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Millions of Used Gloves Entered US in Medical Fraud Scheme
By Staff, Agencies
While demand for medical supplies skyrockets during the COVID pandemic, so does the potential for fraud, leading to a surge in used counterfeit gloves from Thailand.
Tens of millions of used surgical gloves, dyed blue and repackaged as new, found their way into the United States as part of a massive medical equipment fraud scheme, a CNN investigation detailed on Sunday.
US Food and Drug Administration [FDA] authorities received a tip from a businessman who ordered from Thailand-based company Paddy the Room after he discovered the quality of the gloves.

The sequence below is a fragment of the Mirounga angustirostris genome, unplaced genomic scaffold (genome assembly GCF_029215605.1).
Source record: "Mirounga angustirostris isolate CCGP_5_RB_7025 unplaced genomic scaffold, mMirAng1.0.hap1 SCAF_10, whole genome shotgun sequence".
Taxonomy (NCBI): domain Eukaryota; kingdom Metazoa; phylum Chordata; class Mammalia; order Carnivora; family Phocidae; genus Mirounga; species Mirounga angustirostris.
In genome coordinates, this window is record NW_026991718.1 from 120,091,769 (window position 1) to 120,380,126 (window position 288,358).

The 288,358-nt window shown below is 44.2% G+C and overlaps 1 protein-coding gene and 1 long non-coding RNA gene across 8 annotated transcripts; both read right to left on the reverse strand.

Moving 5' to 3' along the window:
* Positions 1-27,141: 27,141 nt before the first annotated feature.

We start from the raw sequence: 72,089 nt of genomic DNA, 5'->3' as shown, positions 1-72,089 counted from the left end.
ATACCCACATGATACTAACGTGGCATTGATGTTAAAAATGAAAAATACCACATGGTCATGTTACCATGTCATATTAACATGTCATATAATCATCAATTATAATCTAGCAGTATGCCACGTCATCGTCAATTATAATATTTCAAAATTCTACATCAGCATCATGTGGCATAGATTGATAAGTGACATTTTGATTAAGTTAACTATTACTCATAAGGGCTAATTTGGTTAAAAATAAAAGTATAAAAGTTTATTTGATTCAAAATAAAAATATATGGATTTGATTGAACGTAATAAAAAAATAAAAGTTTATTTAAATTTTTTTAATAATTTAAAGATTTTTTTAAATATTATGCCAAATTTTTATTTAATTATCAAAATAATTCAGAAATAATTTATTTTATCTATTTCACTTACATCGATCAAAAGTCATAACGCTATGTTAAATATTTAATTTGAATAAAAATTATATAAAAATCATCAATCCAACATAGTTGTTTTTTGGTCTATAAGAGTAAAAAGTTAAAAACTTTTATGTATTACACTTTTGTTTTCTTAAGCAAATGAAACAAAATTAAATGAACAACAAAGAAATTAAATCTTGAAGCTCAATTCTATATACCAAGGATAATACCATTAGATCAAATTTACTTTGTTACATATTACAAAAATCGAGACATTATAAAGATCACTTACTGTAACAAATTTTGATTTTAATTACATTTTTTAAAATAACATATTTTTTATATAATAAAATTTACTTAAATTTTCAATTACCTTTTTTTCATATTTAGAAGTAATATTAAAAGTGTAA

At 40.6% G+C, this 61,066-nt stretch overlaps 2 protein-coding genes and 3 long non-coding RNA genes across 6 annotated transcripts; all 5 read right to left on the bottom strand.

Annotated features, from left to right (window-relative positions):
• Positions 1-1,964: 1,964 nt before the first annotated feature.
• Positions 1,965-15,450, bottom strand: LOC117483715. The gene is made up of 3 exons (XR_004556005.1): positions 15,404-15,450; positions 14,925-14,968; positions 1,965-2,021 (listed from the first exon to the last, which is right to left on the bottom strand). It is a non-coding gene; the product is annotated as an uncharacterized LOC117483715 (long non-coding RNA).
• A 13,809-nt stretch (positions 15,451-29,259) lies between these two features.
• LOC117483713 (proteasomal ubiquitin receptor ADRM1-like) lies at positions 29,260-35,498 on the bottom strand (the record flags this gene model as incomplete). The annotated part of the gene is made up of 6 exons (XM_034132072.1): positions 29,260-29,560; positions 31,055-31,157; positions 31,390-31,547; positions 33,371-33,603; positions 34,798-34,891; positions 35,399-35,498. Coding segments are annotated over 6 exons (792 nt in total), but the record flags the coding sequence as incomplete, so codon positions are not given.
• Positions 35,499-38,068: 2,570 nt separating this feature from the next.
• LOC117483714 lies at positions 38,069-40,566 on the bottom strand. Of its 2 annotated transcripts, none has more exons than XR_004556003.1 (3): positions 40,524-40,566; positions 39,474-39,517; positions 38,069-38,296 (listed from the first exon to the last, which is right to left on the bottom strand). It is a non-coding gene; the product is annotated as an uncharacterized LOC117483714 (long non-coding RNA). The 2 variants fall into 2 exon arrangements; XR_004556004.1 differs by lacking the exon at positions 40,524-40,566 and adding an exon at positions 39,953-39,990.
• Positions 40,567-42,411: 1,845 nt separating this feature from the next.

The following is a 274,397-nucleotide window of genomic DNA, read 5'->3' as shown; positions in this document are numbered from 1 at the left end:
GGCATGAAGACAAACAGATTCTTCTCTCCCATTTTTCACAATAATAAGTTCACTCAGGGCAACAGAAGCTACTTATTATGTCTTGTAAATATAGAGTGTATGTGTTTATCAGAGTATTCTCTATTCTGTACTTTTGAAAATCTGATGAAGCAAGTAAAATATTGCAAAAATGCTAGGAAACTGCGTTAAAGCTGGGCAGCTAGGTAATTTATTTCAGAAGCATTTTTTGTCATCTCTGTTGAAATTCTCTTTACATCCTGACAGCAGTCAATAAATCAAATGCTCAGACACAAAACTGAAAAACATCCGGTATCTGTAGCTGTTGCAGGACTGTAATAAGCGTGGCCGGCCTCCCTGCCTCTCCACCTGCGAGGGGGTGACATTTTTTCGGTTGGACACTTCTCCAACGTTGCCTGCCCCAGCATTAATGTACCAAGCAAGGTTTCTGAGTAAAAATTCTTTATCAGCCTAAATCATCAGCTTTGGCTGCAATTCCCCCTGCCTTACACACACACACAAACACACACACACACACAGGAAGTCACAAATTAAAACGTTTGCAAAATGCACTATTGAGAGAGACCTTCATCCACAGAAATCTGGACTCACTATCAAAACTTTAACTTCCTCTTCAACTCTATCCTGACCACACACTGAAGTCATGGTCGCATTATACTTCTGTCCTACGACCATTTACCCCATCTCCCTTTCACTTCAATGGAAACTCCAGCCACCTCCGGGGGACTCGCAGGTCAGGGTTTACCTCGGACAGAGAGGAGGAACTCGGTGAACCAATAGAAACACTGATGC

Tarek Kirschen ordered a $2 million shipment for distribution in 2020 but was quickly alerted to the scam when his client informed him of the shipment’s condition.
“These were reused gloves. They were washed, recycled," Kirschen told CNN.
"Some of them were dirty. Some of them had bloodstains. Some of them had markers on them with dates from two years ago... I couldn't believe my eyes."
The FDA informed CNN that the institution is engaged in “a number of steps to find and stop those selling unapproved products by leveraging our experience investigating, examining and reviewing medical products, both at the border and within domestic commerce.”
Medical-related fraud has run rampant since the start of the pandemic, and experts estimate the total value of the glove scheme is in the billions.
Thai police told CNN the investigation remains open.
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